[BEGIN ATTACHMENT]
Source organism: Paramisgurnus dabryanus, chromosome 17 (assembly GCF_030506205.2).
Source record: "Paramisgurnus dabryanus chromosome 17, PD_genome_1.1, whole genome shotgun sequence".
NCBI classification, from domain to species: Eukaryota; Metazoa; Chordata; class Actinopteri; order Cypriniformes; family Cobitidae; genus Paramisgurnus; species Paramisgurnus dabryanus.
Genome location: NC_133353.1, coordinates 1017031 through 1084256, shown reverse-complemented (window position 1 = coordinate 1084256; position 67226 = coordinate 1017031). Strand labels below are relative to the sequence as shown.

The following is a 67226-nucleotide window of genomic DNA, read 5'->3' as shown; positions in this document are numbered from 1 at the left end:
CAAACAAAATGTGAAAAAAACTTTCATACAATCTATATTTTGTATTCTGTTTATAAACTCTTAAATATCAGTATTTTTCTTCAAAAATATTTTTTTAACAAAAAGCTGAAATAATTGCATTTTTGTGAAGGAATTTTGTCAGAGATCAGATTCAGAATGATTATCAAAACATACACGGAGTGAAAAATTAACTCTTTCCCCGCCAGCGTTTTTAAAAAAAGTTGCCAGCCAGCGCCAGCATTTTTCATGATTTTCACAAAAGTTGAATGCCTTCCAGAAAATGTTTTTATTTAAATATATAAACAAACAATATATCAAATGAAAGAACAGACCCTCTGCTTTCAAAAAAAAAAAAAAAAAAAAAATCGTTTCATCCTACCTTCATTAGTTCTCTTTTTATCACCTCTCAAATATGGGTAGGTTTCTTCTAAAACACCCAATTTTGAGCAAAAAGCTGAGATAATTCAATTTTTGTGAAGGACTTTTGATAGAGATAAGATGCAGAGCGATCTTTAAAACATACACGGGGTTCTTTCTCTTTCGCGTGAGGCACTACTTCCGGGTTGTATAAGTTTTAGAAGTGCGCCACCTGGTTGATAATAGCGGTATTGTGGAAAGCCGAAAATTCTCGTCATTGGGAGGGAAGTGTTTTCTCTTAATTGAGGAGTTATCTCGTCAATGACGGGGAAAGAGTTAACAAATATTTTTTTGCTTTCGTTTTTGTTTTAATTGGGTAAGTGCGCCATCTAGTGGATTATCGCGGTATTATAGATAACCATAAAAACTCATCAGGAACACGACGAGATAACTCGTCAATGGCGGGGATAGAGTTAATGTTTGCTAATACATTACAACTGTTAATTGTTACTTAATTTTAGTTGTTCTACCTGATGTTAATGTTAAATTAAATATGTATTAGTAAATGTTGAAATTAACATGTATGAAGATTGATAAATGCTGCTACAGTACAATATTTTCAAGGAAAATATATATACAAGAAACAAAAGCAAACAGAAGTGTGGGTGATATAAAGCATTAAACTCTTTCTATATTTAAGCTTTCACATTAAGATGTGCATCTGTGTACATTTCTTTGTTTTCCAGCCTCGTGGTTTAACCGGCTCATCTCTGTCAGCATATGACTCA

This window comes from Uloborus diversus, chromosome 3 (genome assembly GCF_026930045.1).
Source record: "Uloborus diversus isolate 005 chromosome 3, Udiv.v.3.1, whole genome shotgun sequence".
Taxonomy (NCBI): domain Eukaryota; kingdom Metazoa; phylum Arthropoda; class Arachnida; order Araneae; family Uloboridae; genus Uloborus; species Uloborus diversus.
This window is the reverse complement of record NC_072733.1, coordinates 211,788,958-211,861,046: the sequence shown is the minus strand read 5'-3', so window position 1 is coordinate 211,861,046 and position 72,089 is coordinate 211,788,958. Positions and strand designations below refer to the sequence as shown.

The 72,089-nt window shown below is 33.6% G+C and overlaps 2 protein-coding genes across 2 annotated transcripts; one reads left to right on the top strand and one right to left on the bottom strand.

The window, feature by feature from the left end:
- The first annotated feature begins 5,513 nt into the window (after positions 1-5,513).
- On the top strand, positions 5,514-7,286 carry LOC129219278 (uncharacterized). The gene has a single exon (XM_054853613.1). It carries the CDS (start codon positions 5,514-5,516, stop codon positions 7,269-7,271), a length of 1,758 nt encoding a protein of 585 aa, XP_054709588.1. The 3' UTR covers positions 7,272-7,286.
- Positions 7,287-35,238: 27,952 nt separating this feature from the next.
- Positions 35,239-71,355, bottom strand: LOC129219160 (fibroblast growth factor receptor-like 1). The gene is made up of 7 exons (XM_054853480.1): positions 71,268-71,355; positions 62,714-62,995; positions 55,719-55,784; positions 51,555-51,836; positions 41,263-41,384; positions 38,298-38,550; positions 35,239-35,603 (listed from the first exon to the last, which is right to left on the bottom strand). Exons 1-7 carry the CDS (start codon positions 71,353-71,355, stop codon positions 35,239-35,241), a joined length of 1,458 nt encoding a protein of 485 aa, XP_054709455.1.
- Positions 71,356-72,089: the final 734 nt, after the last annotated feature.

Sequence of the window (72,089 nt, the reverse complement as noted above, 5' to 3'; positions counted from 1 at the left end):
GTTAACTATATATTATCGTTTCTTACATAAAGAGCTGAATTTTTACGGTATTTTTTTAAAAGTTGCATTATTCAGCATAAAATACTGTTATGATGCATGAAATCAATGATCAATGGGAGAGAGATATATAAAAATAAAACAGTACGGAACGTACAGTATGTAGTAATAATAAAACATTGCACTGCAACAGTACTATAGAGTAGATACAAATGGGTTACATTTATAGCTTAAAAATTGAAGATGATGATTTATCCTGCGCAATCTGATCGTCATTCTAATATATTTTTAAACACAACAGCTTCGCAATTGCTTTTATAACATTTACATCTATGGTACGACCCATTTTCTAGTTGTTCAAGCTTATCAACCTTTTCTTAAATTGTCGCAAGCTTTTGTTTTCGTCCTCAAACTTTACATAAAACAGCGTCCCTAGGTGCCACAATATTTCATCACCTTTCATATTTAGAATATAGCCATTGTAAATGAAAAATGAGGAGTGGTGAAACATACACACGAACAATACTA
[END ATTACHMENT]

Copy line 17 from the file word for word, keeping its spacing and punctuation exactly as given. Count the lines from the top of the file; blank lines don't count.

- Positions 71,356-72,089: the final 734 nt, after the last annotated feature.